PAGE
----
The new jobs report shows wages are soaring — so it’s time to ask for a raise
The average pay of U.S. workers jumped 1.2% over April and May, to $30.33 an hour, the government said Friday as part of its monthly report on employment. To put that pay growth in perspective, wages went up by just 2% over the entire last year.
Businesses are finding they have to offer more money as they struggle to fill a record number of job openings: 8.1 million by the end of March, according to an earlier report from the U.S. Bureau of Labor Statistics. An update on unfilled jobs is due next week.
If you've already got a job, you can use what's happening in the labor market to your advantage. Your boss is probably very aware that you have other options, and won't want to risk losing you — which makes this the perfect time to ask for, or even demand, a raise.
Whether you need a pay bump to pay down debt, or you just want to advance your career, you've got more leverage to get one right now. Here's how to walk confidently iinto a meeting with the boss and come out with the salary boost you deserve.
Don't focus on how long you’ve worked therePressmaster/Shutterstock
Starting the negotiation by boasting about your seniority can be counterproductive, so focus on your accomplishments instead.
Do you have a diverse set of transferable skills? How much does the company stand to lose if it has to replace you?
Did you go back to school to refine your skill set? That may be a strong reason why you need a raise.
If student loans are eating up too much of your monthly budget, a raise might help — but you also might want to consider refinancing your student loans to free up a few hundred dollars in your monthly budget.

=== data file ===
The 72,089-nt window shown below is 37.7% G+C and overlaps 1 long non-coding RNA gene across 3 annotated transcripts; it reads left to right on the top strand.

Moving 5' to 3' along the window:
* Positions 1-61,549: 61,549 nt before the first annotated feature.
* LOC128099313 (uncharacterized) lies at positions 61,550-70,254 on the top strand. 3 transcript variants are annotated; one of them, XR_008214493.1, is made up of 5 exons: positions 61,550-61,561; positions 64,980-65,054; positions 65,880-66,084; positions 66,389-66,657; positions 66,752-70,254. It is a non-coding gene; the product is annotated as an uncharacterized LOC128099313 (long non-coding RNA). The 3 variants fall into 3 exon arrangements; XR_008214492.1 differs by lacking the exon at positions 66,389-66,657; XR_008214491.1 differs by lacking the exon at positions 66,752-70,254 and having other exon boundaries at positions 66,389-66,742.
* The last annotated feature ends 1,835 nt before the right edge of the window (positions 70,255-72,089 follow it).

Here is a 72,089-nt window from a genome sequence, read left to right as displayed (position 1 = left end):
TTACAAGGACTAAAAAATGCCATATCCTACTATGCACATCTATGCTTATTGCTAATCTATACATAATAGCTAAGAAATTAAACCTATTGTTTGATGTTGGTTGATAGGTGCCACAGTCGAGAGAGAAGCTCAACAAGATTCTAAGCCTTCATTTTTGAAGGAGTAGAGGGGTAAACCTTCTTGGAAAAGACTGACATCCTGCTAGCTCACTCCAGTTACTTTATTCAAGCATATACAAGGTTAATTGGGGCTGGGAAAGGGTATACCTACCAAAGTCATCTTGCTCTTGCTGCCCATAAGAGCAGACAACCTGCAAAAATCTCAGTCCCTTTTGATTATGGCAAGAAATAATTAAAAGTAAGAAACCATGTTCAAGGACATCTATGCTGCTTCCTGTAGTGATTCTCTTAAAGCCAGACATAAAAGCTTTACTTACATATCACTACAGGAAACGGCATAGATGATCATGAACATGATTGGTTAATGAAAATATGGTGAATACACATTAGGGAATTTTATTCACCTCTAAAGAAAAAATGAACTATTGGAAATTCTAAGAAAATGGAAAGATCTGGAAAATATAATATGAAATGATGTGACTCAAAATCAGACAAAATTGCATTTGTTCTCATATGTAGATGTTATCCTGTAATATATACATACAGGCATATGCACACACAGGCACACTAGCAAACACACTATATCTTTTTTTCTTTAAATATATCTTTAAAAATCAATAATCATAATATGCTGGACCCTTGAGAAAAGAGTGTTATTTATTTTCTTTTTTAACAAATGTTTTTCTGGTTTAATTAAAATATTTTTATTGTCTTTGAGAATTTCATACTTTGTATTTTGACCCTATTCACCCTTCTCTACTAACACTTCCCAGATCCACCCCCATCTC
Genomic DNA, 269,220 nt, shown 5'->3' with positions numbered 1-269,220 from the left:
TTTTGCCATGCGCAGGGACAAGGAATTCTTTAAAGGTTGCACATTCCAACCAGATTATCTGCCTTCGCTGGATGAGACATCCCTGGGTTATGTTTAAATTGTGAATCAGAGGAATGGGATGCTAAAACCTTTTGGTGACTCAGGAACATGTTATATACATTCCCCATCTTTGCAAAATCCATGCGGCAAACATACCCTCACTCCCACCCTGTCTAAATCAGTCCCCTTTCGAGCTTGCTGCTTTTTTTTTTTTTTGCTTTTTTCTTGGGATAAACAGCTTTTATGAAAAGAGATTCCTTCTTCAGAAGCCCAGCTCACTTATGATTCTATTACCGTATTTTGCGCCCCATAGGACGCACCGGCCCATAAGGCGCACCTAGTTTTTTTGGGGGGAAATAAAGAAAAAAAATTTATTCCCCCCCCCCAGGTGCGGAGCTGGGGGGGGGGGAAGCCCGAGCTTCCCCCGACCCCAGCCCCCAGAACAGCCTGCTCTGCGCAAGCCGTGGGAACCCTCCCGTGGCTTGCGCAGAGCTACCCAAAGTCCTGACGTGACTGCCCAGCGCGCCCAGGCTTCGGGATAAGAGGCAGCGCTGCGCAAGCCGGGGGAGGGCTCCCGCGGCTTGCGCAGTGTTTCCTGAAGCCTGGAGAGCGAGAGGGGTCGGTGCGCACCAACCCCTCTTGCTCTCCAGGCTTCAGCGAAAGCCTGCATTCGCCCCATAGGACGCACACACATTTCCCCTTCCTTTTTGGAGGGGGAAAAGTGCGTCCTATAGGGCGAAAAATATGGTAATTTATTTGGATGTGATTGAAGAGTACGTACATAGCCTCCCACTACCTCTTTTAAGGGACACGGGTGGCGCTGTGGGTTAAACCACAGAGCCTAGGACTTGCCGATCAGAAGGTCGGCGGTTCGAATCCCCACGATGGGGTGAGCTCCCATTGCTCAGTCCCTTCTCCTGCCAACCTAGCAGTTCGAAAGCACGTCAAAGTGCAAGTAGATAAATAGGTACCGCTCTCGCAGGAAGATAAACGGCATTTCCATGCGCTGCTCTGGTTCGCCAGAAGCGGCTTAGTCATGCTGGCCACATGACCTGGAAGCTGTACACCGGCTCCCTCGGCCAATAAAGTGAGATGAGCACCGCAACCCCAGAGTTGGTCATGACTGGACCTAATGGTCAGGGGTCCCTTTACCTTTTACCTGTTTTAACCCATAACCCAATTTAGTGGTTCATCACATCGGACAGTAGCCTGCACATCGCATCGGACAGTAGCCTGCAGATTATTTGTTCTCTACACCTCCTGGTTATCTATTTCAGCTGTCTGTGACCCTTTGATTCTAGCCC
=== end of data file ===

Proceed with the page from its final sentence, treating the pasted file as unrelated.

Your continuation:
Point out real accomplishmentsAYA images/Shutterstock
When talking to your boss, show your value to the company by drawing on concrete examples.
These can be situations like any great newcomers you helped recruit, the times you've taken the lead on projects or work initiatives or times where you helped save the company money.
Demonstrating your long-term commitment (and results) will help tip the scales in your favor.
Story continuesLook put togetherHeng Films on Unsplash
Whether you’re working in e-commerce or warehousing, retail or the restaurant industry, there’s an increasing need for workers, according to stats on job postings from ZipRecuiter.
UberEats made the top of ZipRecruiter's list for April with over 300,000 jobs posted on the site during the month. E-commerce colossus Amazon was near the top with over 250,000 jobs posted.
An overwhelming majority of managers (80%) say what you wear has an impact on whether or not you’ll get a raise, according to a survey conducted for recruitment company Robert Half.
Whether you ask for more money in person or via Zoom, make sure you look like a professional who deserves to be paid more. This could be an excuse to do some clothes shopping, but it's for a very good cause.
Do your homework on salaries and benefitsRawpixel.com/Shutterstock
How does your pay rate compare to the national average of $30.33 an hour? You may feel you’re not being paid what you’re worth, but you need to make certain the market agrees with you.